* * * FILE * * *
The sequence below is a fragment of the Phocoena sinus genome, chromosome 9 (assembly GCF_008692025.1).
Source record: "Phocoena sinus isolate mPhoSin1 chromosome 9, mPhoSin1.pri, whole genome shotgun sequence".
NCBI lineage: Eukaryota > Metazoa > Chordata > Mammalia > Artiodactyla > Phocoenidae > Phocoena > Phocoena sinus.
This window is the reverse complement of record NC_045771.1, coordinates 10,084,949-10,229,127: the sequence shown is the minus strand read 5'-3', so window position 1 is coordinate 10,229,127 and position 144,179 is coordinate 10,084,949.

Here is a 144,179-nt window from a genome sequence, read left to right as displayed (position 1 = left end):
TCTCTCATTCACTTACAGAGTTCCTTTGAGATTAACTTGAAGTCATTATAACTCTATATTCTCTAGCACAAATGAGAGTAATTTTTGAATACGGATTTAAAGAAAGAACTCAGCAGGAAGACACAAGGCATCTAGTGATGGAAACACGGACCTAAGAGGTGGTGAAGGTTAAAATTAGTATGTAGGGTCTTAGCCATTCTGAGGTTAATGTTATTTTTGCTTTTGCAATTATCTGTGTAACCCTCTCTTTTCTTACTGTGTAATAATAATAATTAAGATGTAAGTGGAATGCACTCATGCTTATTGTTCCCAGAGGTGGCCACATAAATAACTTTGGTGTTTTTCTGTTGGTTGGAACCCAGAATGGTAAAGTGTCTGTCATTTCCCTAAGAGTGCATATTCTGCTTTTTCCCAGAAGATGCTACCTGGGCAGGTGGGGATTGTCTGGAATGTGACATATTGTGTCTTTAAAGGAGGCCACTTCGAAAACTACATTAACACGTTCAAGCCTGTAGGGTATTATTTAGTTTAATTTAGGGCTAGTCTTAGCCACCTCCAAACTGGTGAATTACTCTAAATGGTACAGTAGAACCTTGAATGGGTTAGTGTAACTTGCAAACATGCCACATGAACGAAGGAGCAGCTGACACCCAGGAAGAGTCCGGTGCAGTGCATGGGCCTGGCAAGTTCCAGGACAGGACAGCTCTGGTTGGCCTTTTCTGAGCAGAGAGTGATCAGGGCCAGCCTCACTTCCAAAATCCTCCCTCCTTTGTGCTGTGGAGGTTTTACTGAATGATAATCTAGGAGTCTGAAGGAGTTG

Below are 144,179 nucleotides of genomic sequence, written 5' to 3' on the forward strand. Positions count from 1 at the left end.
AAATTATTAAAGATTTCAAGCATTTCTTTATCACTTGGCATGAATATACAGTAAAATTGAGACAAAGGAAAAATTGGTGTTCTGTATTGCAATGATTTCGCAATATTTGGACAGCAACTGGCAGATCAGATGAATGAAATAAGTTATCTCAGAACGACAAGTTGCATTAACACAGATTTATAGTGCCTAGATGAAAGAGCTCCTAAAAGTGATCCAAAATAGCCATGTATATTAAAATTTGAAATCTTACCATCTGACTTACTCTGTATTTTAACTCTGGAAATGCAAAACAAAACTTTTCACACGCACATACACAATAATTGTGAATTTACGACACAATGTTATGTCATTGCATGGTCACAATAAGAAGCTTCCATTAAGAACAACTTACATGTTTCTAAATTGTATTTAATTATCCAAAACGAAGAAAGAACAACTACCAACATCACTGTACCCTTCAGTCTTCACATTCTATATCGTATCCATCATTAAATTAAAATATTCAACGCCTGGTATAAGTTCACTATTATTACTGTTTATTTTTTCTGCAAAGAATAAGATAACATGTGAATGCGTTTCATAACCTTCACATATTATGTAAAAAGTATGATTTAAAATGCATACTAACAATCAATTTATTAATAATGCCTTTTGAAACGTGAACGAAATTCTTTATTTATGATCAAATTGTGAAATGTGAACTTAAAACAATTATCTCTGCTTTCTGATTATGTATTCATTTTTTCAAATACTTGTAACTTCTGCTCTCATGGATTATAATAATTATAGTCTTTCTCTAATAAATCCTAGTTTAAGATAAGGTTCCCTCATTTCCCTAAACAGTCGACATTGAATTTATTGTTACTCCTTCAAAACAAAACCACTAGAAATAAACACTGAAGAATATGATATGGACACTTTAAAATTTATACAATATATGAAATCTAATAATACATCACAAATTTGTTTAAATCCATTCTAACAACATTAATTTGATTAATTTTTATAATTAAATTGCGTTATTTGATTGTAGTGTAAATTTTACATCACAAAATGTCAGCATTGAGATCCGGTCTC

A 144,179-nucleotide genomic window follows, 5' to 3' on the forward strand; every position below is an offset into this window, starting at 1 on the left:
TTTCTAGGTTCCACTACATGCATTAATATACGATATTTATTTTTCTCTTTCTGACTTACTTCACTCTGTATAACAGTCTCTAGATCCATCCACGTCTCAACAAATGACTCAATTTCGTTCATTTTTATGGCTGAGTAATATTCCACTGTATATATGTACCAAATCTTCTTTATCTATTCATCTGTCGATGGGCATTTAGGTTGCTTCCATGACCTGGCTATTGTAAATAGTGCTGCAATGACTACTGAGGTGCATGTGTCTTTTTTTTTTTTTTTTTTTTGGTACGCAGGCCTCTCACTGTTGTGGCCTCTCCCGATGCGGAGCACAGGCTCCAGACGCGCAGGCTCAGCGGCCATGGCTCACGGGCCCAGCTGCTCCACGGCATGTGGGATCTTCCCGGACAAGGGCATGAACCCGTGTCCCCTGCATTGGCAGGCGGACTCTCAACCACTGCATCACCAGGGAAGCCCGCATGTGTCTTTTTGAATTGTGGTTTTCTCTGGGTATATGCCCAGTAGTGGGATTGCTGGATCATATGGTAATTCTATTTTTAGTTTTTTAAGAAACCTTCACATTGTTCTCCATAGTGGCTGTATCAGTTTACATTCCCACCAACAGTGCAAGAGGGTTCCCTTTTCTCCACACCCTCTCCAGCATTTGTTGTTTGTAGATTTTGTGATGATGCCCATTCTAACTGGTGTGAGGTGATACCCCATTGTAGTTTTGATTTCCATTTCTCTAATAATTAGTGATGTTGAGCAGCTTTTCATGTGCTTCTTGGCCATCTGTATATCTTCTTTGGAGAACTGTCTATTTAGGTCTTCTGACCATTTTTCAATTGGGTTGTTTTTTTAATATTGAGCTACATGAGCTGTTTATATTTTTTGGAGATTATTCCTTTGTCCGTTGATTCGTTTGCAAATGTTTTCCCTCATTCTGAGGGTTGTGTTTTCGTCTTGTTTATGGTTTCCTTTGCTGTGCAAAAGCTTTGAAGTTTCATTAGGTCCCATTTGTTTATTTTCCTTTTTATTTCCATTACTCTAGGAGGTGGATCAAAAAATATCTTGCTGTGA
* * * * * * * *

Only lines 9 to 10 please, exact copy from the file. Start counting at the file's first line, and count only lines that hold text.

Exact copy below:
A 144,179-nucleotide genomic window follows, 5' to 3' on the forward strand; every position below is an offset into this window, starting at 1 on the left:
TTTCTAGGTTCCACTACATGCATTAATATACGATATTTATTTTTCTCTTTCTGACTTACTTCACTCTGTATAACAGTCTCTAGATCCATCCACGTCTCAACAAATGACTCAATTTCGTTCATTTTTATGGCTGAGTAATATTCCACTGTATATATGTACCAAATCTTCTTTATCTATTCATCTGTCGATGGGCATTTAGGTTGCTTCCATGACCTGGCTATTGTAAATAGTGCTGCAATGACTACTGAGGTGCATGTGTCTTTTTTTTTTTTTTTTTTTTGGTACGCAGGCCTCTCACTGTTGTGGCCTCTCCCGATGCGGAGCACAGGCTCCAGACGCGCAGGCTCAGCGGCCATGGCTCACGGGCCCAGCTGCTCCACGGCATGTGGGATCTTCCCGGACAAGGGCATGAACCCGTGTCCCCTGCATTGGCAGGCGGACTCTCAACCACTGCATCACCAGGGAAGCCCGCATGTGTCTTTTTGAATTGTGGTTTTCTCTGGGTATATGCCCAGTAGTGGGATTGCTGGATCATATGGTAATTCTATTTTTAGTTTTTTAAGAAACCTTCACATTGTTCTCCATAGTGGCTGTATCAGTTTACATTCCCACCAACAGTGCAAGAGGGTTCCCTTTTCTCCACACCCTCTCCAGCATTTGTTGTTTGTAGATTTTGTGATGATGCCCATTCTAACTGGTGTGAGGTGATACCCCATTGTAGTTTTGATTTCCATTTCTCTAATAATTAGTGATGTTGAGCAGCTTTTCATGTGCTTCTTGGCCATCTGTATATCTTCTTTGGAGAACTGTCTATTTAGGTCTTCTGACCATTTTTCAATTGGGTTGTTTTTTTAATATTGAGCTACATGAGCTGTTTATATTTTTTGGAGATTATTCCTTTGTCCGTTGATTCGTTTGCAAATGTTTTCCCTCATTCTGAGGGTTGTGTTTTCGTCTTGTTTATGGTTTCCTTTGCTGTGCAAAAGCTTTGAAGTTTCATTAGGTCCCATTTGTTTATTTTCCTTTTTATTTCCATTACTCTAGGAGGTGGATCAAAAAATATCTTGCTGTGA